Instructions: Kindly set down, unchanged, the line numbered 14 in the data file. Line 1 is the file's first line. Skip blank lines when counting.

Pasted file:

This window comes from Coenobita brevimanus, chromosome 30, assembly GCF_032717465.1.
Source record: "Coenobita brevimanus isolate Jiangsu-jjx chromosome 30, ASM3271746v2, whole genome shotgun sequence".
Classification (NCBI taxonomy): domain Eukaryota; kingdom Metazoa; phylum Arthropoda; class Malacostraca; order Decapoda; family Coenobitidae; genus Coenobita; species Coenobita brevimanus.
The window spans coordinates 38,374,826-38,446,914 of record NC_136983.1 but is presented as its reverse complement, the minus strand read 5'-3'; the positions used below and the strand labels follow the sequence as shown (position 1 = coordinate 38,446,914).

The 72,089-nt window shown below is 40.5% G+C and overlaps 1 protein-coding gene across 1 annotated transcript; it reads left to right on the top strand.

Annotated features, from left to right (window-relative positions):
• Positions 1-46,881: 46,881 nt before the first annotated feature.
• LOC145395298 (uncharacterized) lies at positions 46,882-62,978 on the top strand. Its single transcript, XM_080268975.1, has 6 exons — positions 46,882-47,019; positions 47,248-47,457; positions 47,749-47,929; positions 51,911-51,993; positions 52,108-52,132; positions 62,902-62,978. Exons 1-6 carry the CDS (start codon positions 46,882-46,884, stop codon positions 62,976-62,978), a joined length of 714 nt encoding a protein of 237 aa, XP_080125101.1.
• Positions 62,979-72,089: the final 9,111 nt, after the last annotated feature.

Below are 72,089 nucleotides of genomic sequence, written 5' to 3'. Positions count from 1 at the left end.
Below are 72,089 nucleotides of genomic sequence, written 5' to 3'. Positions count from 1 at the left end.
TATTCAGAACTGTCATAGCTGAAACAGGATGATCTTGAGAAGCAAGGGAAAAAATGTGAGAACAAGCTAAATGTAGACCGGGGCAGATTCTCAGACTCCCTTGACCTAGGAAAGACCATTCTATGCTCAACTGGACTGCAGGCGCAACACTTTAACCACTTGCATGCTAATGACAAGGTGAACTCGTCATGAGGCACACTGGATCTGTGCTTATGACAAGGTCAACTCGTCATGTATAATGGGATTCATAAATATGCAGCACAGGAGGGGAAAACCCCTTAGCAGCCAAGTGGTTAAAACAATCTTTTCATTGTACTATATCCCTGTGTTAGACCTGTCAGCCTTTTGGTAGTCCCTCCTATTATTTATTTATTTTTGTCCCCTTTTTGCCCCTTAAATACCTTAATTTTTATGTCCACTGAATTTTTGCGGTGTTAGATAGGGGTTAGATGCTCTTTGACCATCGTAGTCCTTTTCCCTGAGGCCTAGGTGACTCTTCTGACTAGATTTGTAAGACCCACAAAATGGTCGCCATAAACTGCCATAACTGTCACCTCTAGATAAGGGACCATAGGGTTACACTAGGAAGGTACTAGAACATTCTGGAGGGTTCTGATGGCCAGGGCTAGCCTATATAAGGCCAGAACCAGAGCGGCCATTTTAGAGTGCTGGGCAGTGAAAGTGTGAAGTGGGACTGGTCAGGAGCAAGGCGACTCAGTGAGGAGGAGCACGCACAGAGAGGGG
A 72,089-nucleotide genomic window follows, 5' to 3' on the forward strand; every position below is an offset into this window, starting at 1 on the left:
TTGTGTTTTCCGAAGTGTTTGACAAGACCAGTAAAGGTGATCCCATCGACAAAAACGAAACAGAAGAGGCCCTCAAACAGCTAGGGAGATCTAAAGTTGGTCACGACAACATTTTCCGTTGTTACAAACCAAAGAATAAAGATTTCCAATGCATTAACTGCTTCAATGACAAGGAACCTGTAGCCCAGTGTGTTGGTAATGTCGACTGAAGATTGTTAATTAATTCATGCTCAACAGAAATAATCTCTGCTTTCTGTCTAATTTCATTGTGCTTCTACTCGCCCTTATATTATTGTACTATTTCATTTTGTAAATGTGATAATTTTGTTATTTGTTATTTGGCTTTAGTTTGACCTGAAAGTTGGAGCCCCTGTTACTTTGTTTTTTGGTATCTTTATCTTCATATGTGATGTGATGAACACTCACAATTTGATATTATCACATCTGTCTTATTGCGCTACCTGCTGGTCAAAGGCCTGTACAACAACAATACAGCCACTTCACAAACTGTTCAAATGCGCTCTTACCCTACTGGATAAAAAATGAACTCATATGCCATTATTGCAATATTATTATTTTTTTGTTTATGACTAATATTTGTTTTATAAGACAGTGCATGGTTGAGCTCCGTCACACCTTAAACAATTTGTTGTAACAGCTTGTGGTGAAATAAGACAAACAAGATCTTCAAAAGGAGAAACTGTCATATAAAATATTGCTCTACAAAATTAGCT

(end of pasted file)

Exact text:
TTGTGTTTTCCGAAGTGTTTGACAAGACCAGTAAAGGTGATCCCATCGACAAAAACGAAACAGAAGAGGCCCTCAAACAGCTAGGGAGATCTAAAGTTGGTCACGACAACATTTTCCGTTGTTACAAACCAAAGAATAAAGATTTCCAATGCATTAACTGCTTCAATGACAAGGAACCTGTAGCCCAGTGTGTTGGTAATGTCGACTGAAGATTGTTAATTAATTCATGCTCAACAGAAATAATCTCTGCTTTCTGTCTAATTTCATTGTGCTTCTACTCGCCCTTATATTATTGTACTATTTCATTTTGTAAATGTGATAATTTTGTTATTTGTTATTTGGCTTTAGTTTGACCTGAAAGTTGGAGCCCCTGTTACTTTGTTTTTTGGTATCTTTATCTTCATATGTGATGTGATGAACACTCACAATTTGATATTATCACATCTGTCTTATTGCGCTACCTGCTGGTCAAAGGCCTGTACAACAACAATACAGCCACTTCACAAACTGTTCAAATGCGCTCTTACCCTACTGGATAAAAAATGAACTCATATGCCATTATTGCAATATTATTATTTTTTTGTTTATGACTAATATTTGTTTTATAAGACAGTGCATGGTTGAGCTCCGTCACACCTTAAACAATTTGTTGTAACAGCTTGTGGTGAAATAAGACAAACAAGATCTTCAAAAGGAGAAACTGTCATATAAAATATTGCTCTACAAAATTAGCT